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Title

Fronto-Parietal and Cingulo-Opercular Network Integrity and Global Cognition in Health and Schizophrenia

Date of Award

Winter 12-2014

Author's School

Graduate School of Arts and Sciences

Author's Department

Psychology

Degree Name

Master of Arts (AM/MA)

Degree Type

Thesis

Abstract

Growing evidence suggests that coordinated activity within specific functional brain networks supports cognitive ability, and that abnormalities in brain connectivity may underlie cognitive deficits observed in neuropsychiatric diseases, such as schizophrenia. Two functional networks, the fronto-parietal network (FPN) and cingulo-opercular network (CON), are hypothesized to support top-down control of executive functioning, and have therefore emerged as potential drivers of cognitive impairment in disease-states. Application of graph theory analysis to functional connectivity data provides characterizations of network topology, allowing for the analysis of relationships between cognitive ability and network integrity. In the current study we applied graph analysis to pseudo-resting state data in 48 schizophrenia patients and 55 healthy controls, and measured overall cognitive ability as the shared variance in performance from tasks of episodic memory, verbal memory, processing speed, goal maintenance, and visual integration. We found that, across all participants, cognitive ability was significantly positively associated with the local and global efficiency of the whole brain, FPN, and CON, but not with the efficiency of a comparison network, the auditory network. Additionally, participation of the right anterior insula, a major hub within the CON, significantly predicted cognition, and this relationship was independent of CON global efficiency. Interestingly, despite these relationships, we did not observe robust reductions in graph metrics between groups. These data suggest that functionally efficient task control networks support better cognitive ability in both health and schizophrenia, and that the right anterior insula may be a particularly important hub for successful cognitive performance across both health and disease.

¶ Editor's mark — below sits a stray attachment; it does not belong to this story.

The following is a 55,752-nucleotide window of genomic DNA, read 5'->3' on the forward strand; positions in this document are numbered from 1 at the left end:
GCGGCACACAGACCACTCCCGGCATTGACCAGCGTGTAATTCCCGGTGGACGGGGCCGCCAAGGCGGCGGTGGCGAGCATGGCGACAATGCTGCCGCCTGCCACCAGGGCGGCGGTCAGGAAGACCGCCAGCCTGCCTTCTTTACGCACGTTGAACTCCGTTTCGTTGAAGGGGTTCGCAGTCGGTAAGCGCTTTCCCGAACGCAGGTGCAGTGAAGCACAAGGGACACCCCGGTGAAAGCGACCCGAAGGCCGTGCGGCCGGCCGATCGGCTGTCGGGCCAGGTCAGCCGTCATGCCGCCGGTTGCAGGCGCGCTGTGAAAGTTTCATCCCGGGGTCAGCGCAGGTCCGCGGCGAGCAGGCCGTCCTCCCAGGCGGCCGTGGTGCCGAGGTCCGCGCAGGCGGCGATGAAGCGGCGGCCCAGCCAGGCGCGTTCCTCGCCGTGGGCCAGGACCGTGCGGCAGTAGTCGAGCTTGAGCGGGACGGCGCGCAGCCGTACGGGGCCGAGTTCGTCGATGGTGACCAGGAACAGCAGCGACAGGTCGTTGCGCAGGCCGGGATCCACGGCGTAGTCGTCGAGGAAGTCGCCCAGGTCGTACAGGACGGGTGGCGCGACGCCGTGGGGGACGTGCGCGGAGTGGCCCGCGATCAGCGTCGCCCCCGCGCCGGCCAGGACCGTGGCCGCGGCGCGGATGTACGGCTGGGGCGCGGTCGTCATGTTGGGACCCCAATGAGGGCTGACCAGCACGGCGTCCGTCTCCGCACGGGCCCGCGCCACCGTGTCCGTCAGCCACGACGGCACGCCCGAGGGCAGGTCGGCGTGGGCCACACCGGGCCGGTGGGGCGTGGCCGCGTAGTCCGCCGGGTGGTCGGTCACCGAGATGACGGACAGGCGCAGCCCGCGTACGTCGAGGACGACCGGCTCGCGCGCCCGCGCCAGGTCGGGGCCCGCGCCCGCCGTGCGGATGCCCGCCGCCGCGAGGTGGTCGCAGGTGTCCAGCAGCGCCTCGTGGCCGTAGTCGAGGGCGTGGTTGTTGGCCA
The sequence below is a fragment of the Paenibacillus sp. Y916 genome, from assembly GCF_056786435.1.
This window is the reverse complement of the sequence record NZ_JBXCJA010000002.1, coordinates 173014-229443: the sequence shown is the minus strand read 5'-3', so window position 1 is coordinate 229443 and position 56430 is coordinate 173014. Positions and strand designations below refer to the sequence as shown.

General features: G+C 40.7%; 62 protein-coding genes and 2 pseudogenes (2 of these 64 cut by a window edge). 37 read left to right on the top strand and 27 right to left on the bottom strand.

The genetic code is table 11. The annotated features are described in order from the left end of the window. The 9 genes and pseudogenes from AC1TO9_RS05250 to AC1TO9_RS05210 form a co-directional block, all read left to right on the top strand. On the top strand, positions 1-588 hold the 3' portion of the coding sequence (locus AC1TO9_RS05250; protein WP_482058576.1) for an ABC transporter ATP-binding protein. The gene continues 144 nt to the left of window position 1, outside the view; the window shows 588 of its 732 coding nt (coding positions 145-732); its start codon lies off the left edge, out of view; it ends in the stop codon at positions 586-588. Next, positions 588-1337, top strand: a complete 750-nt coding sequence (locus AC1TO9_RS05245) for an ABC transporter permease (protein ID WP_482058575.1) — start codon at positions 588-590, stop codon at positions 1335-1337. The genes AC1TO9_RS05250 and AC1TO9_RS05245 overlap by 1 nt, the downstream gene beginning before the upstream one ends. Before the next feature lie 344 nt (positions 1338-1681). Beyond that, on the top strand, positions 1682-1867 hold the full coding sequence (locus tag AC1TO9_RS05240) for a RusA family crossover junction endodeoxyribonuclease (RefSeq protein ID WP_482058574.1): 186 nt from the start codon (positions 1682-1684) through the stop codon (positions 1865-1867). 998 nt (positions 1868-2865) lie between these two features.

Language

English (en)

Chair and Committee

Deanna Barch

Committee Members

Todd Braver, Steve Petersen

Comments

Permanent URL: https://doi.org/10.7936/K77P8WC1

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